Search for European Projects

ICT – Innovative Caregivers’ TrainingRethinking competences for a sustainable and effective homecare system

In Europe seniors and particularly elderly people (> 60/80 years old), are a growing component of the population. Health and psychological fragilities are strongly linked to age progression and do often appear in a context of comorbidity. The need of personal support and health care for older persons is therefore growing constantly, especially in the home care sector (Nolte and McKee, 2008; Bayliss et al. 2008). There exists thus a strong need to offer tailored caregiver training programmes for the home care sector. It is well known, that the quality of life of seniors and elderly people could be improved significantly by promoting homecare integrated assistance including telehealth options, allowing health care professionals to monitor and consult patients remotely (CAST,2012; Garson et al. 2012; EU-EHAP, 2012). As a consequence hospitals and primary care services could be discharged. In this context the promotion of innovative and collaborative care models, which do integrate affordable technologies to coordinate care, will be crucial. It will become most important to assess and adapt attitudes as well as skills of caregivers assisting elderly people at home on a continuous basis. They are in a key position to act as mentors of elderly people and may help them (when knowing to use adequate relational and communication skills) to overcome potential barriers to the use of new technologies.The ICT training Model “Innovative caregivers’ training” for further education used interrelated procedures for competence building through transfer, validation and accumulation of learning outcomes, which may be achieved thanks to experiential learning (informal and non-formal contexts). Several complementary units concentrating on workplace learning and assessment will promote caregiver qualification paths based on existing local professional regulations in all participating countries. By promoting the use of new technologies and the interaction with local care networks, both caregivers and elderly people living at home may be facilitated considerably in their usual daily activities.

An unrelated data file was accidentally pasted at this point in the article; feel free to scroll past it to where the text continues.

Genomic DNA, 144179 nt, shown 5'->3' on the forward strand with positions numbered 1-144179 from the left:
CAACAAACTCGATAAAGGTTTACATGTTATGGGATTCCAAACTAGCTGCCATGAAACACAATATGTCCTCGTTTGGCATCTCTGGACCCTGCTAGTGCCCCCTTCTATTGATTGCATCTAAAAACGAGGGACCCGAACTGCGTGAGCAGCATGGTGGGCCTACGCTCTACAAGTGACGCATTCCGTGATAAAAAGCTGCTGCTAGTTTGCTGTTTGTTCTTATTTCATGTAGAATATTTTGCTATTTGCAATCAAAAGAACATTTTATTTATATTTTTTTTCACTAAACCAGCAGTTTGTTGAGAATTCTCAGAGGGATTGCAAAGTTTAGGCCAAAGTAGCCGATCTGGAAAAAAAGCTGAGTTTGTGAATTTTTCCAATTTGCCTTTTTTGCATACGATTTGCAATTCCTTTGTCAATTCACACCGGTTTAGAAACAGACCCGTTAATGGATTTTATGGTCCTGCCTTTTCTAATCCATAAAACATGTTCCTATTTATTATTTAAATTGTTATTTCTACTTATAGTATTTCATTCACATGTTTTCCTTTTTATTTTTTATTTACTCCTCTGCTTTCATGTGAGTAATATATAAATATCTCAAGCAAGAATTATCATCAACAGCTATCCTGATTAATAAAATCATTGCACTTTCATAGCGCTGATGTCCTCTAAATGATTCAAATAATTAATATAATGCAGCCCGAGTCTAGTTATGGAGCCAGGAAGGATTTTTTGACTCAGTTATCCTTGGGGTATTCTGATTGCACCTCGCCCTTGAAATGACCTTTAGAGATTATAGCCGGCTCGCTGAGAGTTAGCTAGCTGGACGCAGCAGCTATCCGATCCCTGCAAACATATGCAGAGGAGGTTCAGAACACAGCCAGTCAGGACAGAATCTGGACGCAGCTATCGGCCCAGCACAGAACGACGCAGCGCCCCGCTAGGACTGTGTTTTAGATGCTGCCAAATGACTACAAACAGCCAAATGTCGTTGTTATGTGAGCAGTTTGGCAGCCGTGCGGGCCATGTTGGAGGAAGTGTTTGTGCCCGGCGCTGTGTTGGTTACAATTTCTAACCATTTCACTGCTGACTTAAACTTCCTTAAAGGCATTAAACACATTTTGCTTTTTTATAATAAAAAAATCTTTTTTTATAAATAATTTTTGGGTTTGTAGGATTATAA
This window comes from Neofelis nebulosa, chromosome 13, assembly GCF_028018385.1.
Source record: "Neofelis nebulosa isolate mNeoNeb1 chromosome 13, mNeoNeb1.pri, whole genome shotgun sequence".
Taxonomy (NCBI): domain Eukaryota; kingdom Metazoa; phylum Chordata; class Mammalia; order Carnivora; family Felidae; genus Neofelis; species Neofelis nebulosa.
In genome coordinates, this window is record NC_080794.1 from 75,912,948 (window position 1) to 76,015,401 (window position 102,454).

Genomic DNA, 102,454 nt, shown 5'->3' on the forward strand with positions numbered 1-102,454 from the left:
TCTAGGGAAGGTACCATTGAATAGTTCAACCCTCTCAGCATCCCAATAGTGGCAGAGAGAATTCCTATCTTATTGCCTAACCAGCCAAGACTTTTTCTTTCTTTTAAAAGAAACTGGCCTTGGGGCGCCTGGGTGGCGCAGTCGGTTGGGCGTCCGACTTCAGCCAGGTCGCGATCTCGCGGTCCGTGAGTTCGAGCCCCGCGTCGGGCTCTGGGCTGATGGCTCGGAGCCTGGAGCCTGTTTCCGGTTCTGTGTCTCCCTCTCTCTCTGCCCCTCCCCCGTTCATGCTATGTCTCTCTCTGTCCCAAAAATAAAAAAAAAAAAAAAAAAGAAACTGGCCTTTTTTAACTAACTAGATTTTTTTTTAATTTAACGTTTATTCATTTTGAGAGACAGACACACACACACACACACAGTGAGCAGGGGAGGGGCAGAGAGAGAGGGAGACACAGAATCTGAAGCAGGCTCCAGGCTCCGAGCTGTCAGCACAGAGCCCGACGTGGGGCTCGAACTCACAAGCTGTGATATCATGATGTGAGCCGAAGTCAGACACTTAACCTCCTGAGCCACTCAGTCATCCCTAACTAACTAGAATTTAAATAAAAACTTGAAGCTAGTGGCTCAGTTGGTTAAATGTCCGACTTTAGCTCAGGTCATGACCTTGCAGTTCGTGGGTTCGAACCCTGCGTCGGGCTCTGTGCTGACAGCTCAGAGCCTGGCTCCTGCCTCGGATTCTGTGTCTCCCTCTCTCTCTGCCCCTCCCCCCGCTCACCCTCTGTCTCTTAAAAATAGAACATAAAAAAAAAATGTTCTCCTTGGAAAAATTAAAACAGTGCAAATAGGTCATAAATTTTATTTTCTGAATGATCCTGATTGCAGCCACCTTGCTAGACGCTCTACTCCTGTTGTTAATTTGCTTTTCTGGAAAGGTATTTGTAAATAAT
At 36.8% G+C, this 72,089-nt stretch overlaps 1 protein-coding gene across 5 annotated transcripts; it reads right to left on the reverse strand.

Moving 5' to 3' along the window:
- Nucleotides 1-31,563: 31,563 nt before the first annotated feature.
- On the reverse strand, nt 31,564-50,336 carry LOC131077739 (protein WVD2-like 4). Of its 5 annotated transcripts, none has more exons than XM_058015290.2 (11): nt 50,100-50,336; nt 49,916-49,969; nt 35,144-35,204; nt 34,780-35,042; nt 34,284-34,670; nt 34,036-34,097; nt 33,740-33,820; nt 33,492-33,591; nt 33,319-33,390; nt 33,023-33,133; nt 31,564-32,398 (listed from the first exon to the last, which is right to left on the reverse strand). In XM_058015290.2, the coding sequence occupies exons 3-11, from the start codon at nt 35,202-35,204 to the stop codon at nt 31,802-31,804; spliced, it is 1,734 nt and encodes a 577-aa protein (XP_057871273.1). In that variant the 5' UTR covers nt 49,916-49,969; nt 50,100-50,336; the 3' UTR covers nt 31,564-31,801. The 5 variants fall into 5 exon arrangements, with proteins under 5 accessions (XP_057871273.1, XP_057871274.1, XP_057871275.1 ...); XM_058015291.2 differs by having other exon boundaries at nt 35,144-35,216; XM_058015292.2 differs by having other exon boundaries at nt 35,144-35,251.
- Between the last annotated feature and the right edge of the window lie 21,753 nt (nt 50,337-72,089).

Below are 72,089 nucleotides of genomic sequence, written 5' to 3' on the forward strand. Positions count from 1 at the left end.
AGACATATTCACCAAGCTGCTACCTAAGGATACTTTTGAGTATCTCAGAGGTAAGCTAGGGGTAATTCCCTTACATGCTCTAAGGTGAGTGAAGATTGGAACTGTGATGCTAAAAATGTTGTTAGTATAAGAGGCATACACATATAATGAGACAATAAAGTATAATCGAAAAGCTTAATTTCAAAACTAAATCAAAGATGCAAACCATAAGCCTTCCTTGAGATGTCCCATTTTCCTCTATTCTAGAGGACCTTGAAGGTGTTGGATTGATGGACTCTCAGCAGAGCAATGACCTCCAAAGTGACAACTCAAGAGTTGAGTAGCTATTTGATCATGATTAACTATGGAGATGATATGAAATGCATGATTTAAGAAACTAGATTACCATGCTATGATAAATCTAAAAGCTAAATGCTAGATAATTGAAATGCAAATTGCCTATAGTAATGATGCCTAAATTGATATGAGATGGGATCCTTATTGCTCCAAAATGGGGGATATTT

Up2Europe Ads


5 Partners Participants